Secondly, on arrival at the retreat, all candidates were given an envelope and told not to open it until the final day. The contents of the envelope turned about to be a hypothetical scenario and we had to sit in a circle and discuss as a group how we should deal with it. Our circle was surrounded by another circle consisting of clergy and laypeople whose role was to take notes and assess our responses. It was rather intimidating, but I could see the logic behind it. It was designed to see how we would respond in a group context dealing with an issue that we may not be prepared to answer, which in my years of ministry makes sense as parish ministry is not always predictable.

As we opened our envelopes, my scenario was not a surprise – teenagers throwing rocks at the church building;  because it is a situation I had already encountered in real-life ministry. As the candidates went through their hypotheticals, they were all predictable in my view, (with one or two being pastorally tricky) but then… the last candidate read out her scenario:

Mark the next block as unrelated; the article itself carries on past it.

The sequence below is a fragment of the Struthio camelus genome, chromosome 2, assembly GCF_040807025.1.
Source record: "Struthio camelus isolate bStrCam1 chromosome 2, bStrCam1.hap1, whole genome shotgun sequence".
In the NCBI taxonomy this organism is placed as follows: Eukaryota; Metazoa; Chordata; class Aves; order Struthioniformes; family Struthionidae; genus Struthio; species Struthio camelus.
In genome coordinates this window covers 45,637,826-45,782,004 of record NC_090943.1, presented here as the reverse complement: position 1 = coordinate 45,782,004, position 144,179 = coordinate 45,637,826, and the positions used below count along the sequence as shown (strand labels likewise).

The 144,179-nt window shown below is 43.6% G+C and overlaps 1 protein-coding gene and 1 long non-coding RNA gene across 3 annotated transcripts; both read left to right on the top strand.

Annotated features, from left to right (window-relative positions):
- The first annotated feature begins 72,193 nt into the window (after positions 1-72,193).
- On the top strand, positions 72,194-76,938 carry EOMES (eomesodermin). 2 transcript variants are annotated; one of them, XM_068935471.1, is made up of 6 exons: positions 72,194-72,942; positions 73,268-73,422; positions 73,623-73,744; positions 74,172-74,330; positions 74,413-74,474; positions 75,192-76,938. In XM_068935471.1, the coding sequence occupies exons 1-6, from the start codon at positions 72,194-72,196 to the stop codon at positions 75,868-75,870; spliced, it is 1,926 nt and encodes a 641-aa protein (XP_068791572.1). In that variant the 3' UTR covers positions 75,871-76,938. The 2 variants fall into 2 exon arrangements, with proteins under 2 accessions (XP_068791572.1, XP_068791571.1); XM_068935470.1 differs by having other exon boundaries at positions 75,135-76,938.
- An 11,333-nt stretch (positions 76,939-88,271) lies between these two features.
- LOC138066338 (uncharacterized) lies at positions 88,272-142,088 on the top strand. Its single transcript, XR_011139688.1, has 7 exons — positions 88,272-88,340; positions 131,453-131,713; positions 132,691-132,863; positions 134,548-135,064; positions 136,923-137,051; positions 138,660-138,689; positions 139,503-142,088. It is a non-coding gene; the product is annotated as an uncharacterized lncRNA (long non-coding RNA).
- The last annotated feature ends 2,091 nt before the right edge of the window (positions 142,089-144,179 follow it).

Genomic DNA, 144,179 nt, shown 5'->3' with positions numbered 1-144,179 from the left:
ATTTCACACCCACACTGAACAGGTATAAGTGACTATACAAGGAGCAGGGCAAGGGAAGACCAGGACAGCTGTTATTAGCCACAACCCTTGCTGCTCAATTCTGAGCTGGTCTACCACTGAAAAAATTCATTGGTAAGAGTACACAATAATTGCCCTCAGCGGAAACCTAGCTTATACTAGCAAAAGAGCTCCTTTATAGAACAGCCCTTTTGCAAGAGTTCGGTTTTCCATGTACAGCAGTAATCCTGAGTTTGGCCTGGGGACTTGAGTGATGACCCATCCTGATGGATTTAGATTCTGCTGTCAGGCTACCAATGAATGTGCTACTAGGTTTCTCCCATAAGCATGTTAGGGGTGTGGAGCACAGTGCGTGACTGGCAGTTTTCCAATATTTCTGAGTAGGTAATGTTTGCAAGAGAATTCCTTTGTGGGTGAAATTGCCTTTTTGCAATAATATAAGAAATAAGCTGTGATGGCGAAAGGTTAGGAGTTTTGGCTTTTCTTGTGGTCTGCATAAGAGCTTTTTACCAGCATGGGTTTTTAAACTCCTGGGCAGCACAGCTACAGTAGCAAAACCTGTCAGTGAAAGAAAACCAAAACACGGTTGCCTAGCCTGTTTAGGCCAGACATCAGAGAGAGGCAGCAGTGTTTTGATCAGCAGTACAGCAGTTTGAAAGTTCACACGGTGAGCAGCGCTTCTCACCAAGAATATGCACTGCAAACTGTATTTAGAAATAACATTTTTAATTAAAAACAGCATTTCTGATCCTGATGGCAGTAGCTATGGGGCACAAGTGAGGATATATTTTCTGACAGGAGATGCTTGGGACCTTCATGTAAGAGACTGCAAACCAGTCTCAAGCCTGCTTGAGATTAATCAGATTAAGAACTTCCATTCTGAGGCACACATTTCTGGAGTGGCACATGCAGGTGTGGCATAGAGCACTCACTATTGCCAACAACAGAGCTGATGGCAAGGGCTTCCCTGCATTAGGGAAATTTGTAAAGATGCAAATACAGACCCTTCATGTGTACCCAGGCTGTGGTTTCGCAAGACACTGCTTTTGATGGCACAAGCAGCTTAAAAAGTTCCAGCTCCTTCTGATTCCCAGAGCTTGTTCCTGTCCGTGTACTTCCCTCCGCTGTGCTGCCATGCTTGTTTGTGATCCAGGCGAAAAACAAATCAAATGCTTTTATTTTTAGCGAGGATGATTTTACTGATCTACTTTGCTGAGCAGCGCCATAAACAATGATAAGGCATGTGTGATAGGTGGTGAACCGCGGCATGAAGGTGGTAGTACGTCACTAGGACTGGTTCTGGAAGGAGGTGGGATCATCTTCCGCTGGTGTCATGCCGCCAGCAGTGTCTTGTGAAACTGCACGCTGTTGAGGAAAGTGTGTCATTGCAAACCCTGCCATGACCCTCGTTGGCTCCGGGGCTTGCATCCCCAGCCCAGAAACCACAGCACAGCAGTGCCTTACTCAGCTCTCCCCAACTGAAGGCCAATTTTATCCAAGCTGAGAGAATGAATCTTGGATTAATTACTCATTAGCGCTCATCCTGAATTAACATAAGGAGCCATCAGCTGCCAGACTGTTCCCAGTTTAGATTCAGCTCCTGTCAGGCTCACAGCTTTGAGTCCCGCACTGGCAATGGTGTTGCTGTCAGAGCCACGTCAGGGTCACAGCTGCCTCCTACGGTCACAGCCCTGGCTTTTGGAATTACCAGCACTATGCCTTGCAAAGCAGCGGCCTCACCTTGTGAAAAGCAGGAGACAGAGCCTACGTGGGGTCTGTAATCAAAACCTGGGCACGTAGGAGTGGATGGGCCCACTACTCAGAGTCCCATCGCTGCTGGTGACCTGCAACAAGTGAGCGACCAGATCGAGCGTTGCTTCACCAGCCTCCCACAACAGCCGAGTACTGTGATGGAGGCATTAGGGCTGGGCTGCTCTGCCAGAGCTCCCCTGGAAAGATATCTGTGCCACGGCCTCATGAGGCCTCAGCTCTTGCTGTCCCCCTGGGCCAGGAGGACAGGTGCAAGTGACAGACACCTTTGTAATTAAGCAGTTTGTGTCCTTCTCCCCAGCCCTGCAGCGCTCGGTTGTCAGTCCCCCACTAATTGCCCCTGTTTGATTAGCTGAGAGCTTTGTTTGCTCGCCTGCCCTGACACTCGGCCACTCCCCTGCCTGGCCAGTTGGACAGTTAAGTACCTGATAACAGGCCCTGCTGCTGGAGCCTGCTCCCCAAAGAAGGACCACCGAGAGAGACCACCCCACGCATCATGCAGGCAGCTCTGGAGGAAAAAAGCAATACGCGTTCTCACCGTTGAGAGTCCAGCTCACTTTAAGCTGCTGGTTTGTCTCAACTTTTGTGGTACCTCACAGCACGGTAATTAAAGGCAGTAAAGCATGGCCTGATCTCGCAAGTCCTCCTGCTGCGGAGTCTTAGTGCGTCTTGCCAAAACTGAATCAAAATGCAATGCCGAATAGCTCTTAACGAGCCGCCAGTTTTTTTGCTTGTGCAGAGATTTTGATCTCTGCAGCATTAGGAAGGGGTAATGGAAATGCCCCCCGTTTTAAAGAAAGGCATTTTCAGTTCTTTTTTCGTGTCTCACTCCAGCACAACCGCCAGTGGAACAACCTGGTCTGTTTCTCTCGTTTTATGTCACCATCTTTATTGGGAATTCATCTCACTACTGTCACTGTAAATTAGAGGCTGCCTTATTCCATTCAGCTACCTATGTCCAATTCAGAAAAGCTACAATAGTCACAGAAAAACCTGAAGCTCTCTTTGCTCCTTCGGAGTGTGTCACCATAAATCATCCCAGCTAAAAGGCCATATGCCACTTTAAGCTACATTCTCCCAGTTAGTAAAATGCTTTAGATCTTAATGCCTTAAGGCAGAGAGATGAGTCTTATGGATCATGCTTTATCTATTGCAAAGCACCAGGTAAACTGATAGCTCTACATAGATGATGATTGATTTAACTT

Anthony and Stephen have come to church seeking…

I knew what was coming next…

… to have their relationship blessed by the Rector, what advice would you give your Rector?

I remember inwardly groaning and thinking this was the end of the ordination journey for me. Everyone had their say, and I said nothing, hoping to get out of it. But the candidate who was leading this discussion said these fateful words to me:

“Joshua, what do you think?”